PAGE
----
A Surprising Intervention

Husband and I are addicted to a show called Intervention. If you haven’t seen it, it’s pretty self-explanatory; it focuses usually on one individual, but sometimes they share two individual’s stories, whom have an addiction. 99% of the time, the person is addicted to drugs or alcohol.

We went to watch one last night, and it was about two different stories. One girl, Gina, was addicted to heroin. The other, Kaila, was anorexic.

I had never thought about anorexia as an “addiction,” although I’ve often said that during those times, losing weight was addicting, not necessarily the disorder itself. For most, you would probably ask how the two are different. It’s just something that a lot of people won’t understand: there are many facets to an eating disorder, and none of them truly make sense. I mean, a disease that convinces you that you are fat when you are 85 pounds is not likely rational, right?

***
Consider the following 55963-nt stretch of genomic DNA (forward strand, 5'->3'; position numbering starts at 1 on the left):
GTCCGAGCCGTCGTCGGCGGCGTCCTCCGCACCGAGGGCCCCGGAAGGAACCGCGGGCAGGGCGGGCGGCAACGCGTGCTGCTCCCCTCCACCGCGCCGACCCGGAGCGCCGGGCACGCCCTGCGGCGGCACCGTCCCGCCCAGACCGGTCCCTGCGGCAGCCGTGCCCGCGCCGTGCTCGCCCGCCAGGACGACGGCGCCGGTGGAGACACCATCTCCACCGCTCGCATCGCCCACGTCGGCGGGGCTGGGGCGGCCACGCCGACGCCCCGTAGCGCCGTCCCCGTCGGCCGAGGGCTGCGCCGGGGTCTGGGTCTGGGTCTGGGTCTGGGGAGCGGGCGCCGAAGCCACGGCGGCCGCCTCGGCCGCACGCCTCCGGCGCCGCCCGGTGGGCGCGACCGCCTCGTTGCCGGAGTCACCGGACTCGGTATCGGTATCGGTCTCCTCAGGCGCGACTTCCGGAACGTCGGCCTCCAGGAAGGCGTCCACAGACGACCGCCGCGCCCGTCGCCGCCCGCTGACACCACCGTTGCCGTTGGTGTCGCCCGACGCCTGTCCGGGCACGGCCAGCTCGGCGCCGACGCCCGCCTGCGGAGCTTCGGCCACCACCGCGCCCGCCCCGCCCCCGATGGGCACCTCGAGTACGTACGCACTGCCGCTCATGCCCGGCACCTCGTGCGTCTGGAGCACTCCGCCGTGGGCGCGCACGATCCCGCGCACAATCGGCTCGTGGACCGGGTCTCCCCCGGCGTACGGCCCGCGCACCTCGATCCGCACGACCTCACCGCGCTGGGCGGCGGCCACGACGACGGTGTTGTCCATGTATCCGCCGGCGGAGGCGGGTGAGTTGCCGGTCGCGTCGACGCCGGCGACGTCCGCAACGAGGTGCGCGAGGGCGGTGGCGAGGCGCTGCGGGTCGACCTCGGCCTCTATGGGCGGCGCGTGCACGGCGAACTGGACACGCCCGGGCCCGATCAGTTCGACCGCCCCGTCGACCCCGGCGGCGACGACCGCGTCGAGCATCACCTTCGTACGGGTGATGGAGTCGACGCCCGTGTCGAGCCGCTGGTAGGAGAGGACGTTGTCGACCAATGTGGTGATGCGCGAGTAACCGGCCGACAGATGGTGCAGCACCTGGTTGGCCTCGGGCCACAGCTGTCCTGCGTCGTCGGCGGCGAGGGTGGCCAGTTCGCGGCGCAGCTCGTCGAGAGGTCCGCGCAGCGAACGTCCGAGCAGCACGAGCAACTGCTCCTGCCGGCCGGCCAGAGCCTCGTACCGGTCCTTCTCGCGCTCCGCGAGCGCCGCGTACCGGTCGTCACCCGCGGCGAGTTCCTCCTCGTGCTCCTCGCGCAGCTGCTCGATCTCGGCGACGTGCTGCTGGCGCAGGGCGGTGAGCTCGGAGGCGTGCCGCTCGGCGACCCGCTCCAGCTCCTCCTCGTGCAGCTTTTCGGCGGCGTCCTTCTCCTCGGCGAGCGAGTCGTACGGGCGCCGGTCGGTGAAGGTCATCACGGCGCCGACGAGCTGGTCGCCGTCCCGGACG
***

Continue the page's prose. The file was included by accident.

Surprising Intervention1

Anyways, as we were watching {which sometimes can be hard for me}, I got an eery chill in my bones when Kaila spoke the words verbatim that I had said to husband not even two weeks ago.

“I needed something to make me feel special, different. That {anorexia} made me different, and sometimes even better. Powerful; because I could say no. That I didn’t need food when others did.”

Hearing the same words I said coming from another person’s mouth almost made me cry. It truly is that messed up. It’s a disease that festers on a persons insecurity by telling them they are fat, then the insecurity gets worse as you lose the weight; but on the flip side, you feel more powerful?

Surprising Intervention

I don’t think anyone, even people who have been through/are going through it, will ever really understand it. I know I didn’t. People have been trying to figure it out for years, and it being a fairly new disease, a lot of questions have yet to be answered. Who knows if they ever will?

Anorexia Nervosa is the number one mental illness that leads to death. This shows just how powerful it can be: Gina went to treatment, and has been sober since.  Kaila left treatment after 12 weeks, and hasn’t spoken to her parents because if she didn’t go to treatment, her parents would stop paying for her schooling.

Anorexia had more power over a woman’s brain than a woman who’s body was physically addicted to heroin.

Just a little food for thought {no pun intended}, I guess. It was just something that had been on my mind since viewing it.

Watch this documentary if you wish to know more about the strange illness.

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